Interwebz and Economic Efficiency
Last Tuesday, wute.vc (Washington University Tech Entrepreneurs – Venture Capital) brought Alexis Ohanian, an outspoken advocate of net neutrality and a founder of the massive social news aggregation website Reddit.com, to campus to talk about entrepreneurship and his experience in both raising and trying to raise venture capital. Ohanian’s experiences offered an extremely insightful window into the process of building a website and brand on the Internet today. Perhaps more interesting was his steadfast belief that there is something far more significant happening during the current web 2.0 revolution: a change in the way people use and experience markets. In his talk, Ohanian argued that besides being an awesome place to look at cute cat pictures and talk with friends halfway across the world, the Internet was now matching supply and demand in new and unique ways. The Internet has created novel ways for people to buy and sell goods and services, creating more efficient markets and making individuals better off.
One of the best examples of such a revolution of the market, and one that Ohanian touched upon, is Craigslist. Craigslist is essentially an online, searchable classified advertisements website. While that may not sound at all remarkable, consider the fact that about 50 million Americans visit the site every month, according to compete.com. These people are not visiting Craigslist for entertainment or out of boredom; they’re going there to do exchange goods and services. And they’re exchanging a lot of goods and services, about 300,000 postings per day in the U.S.
Craigslist does something that wasn’t possible before the rise of the Internet; it allows individuals to put an exact value on all the tangible goods they own and even skills they might have, and then gives them a market in which to sell these goods. This makes everyone better off. If you value an old TV you never use, for example, at say $200 and someone else agrees that that same TV is worth $200, then congratulations, you now have money in your pocket and someone else has a TV. That didn’t happen before Craigslist. The Internet allows goods and services to be matched more efficiently, and because of that, everyone is better off.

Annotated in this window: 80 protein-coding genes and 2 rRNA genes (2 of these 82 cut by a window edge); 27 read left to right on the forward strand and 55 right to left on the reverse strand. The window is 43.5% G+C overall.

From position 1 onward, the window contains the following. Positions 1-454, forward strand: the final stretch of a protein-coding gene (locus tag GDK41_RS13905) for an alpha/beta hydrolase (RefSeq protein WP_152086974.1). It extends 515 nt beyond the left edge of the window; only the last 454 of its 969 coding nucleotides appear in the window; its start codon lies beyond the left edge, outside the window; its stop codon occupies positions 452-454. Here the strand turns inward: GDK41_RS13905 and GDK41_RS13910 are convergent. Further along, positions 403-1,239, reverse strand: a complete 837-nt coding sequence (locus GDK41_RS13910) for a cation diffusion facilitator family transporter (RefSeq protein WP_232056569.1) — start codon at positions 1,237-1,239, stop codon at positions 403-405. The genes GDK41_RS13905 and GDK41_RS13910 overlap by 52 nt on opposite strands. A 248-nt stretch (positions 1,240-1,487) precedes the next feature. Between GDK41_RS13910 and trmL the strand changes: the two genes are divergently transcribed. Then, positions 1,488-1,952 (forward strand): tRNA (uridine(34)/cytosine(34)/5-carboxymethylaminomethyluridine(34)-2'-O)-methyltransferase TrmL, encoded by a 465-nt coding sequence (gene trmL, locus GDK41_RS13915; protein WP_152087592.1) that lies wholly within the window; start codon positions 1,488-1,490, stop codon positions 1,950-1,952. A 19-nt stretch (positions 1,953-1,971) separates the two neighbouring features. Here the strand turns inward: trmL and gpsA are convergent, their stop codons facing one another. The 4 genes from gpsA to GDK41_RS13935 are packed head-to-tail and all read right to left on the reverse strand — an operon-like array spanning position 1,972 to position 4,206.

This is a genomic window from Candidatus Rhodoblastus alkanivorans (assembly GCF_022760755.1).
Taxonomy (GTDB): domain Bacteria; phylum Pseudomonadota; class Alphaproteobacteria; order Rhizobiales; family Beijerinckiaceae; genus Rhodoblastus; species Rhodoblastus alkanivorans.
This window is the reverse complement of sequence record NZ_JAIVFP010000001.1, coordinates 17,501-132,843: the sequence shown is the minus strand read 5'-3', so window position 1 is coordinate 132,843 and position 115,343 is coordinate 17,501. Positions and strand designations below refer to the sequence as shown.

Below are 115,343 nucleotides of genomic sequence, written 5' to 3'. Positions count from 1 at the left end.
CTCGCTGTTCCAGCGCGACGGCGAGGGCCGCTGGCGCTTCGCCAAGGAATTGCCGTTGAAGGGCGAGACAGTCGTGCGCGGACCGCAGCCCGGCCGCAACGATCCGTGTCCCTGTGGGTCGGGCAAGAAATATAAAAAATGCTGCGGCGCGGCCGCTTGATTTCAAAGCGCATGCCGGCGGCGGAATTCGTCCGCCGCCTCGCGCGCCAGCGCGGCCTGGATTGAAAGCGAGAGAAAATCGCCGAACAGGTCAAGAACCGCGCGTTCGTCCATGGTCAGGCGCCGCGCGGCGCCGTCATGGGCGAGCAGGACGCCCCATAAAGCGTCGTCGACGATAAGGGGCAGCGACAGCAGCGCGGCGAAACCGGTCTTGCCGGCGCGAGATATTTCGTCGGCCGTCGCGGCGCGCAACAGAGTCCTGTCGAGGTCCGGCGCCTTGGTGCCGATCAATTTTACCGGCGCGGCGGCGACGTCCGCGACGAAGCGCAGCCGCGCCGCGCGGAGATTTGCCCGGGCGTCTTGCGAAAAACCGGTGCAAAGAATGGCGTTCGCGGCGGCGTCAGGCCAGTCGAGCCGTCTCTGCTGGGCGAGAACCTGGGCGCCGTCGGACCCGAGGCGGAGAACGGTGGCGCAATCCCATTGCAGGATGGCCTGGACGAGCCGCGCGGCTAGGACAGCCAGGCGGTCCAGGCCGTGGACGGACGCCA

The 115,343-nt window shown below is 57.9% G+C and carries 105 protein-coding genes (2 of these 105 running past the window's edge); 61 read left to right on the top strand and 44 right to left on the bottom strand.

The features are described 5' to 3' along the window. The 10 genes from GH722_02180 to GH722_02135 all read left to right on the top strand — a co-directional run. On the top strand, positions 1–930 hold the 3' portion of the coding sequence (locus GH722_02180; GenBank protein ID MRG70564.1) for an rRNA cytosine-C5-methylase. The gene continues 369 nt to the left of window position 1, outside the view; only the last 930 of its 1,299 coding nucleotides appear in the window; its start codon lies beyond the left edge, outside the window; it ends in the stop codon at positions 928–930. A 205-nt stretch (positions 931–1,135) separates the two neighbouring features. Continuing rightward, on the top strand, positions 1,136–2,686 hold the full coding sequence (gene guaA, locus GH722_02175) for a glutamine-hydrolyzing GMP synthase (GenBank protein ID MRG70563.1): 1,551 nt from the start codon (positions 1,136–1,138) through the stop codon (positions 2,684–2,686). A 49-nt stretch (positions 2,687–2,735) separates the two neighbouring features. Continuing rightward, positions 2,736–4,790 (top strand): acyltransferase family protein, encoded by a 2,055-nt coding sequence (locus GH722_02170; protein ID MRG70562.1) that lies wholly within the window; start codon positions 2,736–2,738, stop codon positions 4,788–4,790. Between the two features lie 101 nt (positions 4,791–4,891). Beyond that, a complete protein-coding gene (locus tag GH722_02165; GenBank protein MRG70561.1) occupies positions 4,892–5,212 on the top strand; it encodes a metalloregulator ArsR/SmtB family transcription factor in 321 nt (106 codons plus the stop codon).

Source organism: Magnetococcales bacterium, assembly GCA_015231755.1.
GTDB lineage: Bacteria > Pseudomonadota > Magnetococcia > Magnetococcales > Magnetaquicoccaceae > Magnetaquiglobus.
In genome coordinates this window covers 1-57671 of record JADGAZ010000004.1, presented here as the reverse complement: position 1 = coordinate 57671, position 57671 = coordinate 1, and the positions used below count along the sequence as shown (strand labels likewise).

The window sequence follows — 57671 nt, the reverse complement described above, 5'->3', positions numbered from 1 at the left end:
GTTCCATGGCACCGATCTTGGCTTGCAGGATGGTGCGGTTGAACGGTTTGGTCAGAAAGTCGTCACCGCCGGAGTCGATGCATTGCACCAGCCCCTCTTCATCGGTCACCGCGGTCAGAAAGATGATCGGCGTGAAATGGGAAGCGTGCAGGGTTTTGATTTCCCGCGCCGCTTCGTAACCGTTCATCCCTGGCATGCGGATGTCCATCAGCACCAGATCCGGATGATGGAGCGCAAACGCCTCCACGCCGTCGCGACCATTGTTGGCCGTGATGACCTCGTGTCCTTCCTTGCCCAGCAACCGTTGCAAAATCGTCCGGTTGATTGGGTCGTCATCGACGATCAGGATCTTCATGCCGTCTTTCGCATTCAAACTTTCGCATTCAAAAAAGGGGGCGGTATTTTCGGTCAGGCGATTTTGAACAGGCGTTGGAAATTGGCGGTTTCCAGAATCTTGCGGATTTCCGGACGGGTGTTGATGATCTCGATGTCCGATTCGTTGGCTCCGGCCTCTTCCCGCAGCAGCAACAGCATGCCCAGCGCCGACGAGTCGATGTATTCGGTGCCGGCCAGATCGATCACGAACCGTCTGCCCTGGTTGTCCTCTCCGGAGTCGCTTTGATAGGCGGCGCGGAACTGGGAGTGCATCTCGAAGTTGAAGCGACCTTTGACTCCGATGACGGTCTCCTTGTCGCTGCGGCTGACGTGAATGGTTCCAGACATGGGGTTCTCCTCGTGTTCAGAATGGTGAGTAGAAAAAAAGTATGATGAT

So sure, Craigslist lets me sell stuff I don’t really need anymore, but it’s easy to wonder how that really make everyone better off. The answer is that people now can put a real tangible value on everything they own. That old couch is no longer just an old couch, it now represents money you could have instead of an old couch. When people can place actual values, or opportunity costs, on their possessions and skills, it makes for more efficient markets. By creating a simple, easy-to-use medium that facilitated the exchange of goods and services, Craigslist fostered a more efficient market that allowed people to extract the true value of their possessions.
So while it might be extremely easy to ignore Craigslist and its infamous personals section, the site is truly doing something remarkable, and it’s not going to be the last to do so. In his talk, Ohanian mentioned half a dozen different websites that matched supply and demand in new and unique ways. From a site that allows organic farmers to connect with those who consume their products to a site where angel investors and those seeking venture capital funding can meet, the Internet is working wonders for our economy and sites like Craigslist aren’t going away any time soon.